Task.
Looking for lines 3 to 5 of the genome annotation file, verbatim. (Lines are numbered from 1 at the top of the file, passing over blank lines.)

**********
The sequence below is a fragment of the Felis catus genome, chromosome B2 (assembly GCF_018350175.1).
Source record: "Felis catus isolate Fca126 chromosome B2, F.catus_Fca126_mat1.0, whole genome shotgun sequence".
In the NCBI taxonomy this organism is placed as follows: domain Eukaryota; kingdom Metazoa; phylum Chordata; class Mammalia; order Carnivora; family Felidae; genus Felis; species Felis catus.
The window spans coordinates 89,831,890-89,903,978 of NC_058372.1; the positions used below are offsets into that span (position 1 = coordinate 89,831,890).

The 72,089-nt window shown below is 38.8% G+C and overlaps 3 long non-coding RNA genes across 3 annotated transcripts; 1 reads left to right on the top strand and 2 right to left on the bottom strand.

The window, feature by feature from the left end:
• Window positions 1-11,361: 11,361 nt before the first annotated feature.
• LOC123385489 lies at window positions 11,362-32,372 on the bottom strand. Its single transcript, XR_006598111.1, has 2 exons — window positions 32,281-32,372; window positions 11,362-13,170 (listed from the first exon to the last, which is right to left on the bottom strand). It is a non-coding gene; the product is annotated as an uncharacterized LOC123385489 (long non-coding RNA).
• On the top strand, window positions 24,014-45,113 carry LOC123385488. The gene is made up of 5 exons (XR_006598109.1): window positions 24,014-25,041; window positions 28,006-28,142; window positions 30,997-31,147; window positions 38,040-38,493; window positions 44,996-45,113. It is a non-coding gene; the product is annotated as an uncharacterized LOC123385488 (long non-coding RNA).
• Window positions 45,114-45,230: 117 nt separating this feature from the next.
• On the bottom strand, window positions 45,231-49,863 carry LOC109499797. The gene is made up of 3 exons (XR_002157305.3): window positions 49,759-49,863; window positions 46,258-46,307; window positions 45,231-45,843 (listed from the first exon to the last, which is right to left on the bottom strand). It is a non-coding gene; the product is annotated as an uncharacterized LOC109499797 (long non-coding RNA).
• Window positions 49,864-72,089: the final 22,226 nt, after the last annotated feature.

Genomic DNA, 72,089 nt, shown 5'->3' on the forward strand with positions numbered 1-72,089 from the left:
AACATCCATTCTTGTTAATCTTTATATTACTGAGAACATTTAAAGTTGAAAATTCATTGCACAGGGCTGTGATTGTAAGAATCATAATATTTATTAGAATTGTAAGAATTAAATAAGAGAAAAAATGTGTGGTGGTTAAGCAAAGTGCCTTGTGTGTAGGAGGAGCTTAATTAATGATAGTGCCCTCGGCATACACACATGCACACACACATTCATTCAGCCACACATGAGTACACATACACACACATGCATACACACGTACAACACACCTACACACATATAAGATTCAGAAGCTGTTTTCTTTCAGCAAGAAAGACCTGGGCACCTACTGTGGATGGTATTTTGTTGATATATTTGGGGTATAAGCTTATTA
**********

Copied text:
In the NCBI taxonomy this organism is placed as follows: domain Eukaryota; kingdom Metazoa; phylum Chordata; class Mammalia; order Carnivora; family Felidae; genus Felis; species Felis catus.
The window spans coordinates 89,831,890-89,903,978 of NC_058372.1; the positions used below are offsets into that span (position 1 = coordinate 89,831,890).

The 72,089-nt window shown below is 38.8% G+C and overlaps 3 long non-coding RNA genes across 3 annotated transcripts; 1 reads left to right on the top strand and 2 right to left on the bottom strand.